This is gloss medium…it also comes in matte.  I use this for application of collage elements and I’m very generous with its use for a variety of things.  I only like this sort…it’s viscosity is perfect.P1090357It is easy to tell that these marks have been made with a brush…how?  It is a good practice to make a collection of marks in your sketchbook.  While some folk become compulsive about making a single type of mark, the more marks you have in your toolbox, the more dynamic will be your art! P1090358 This is a close-up of my palette.  The yellow and other colours are dried pigments from other painting experiences.  They won’t be a bother at all.P1090359I begin to apply the collage bits…random…undecided…intuitive.  I don’t worry about what may appear to be a mess…drips…changing values.  I do, however, pick out dog hairs.  It’s just a thing I do.  If your work is very fine and smooth surfaced, you may wish to always keep your surface clear of little flies and dog hair and such.  Given my experiences en pleine-air painting, I gave that up some years ago. P1090360Gloss medium appears to be white when you apply it, but dries as a clear coat.  I don’t smooth it to a consistent surface…but leave it in interesting medallions here and there. P1090361 You should be able to see the bubbles here…these are not good.  I use the edge of my hand to push these outward, until the air/extra medium squishes out from under the collage.  I use my brush, with paint in it, to tint and move pigment through the collage bits as I apply them.  Up to this point, I had worked on the panel for about fifteen minutes.P1090362 P1090363 If a big bubble persists, I literally, rip it open…apply some medium…and seal it up again.  I like the cracks and lines created in this process.P1090364Bits of collage will tear away and land somewhere else.  Good!  leave these bits!  They will eventually contribute to the overall interest of the piece at some point. P1090366 P1090368Then, I fixed some dumplings and let this dry…knowing I had to head to the core from the burbs in no more than 30 minutes.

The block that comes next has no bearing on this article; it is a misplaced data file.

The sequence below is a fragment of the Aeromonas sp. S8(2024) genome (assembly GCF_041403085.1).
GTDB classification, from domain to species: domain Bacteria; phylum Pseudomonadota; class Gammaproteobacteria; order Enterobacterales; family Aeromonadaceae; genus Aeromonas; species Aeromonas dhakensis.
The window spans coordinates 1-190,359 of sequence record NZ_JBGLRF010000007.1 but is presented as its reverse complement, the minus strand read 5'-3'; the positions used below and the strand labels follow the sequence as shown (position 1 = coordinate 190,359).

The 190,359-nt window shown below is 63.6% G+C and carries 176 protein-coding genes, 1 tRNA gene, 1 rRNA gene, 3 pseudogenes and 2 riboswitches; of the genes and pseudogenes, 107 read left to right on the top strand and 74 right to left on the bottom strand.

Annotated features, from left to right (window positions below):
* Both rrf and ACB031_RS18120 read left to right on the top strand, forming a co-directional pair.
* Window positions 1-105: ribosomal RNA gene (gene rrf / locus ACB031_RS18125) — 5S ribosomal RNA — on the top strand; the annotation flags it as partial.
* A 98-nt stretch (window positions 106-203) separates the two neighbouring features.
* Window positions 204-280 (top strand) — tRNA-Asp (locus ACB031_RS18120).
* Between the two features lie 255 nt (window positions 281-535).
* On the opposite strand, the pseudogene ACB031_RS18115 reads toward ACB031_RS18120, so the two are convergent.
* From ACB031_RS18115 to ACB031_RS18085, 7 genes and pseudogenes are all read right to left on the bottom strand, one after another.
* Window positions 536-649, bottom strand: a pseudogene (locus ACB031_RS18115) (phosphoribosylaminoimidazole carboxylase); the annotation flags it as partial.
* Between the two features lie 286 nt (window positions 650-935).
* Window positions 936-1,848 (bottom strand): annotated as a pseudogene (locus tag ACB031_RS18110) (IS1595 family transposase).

P1090374 P1090375Once I arrived, I was so grateful to reconnect with the folk who have come to mean so much to me.   I got my easel set up, did a bit of dancing, a bit of visiting and then it was time for the spin.  The three concepts for the evening were…First, from Skeleton Creek by Patrick Carman, “time to clean up the mess before my parents come upstairs.”  Second, from The Lazy Intellectual: Maximum Knowledge, Minimal Effort by Richard J. Wallace, James V. Wallace, “His plays were representative of Greek Old Comedy, in which cutting invective, personal attack, absurd situations, and extravagant burlesque were important.”  And finally, from a book, The Circus, Venuses of the Age.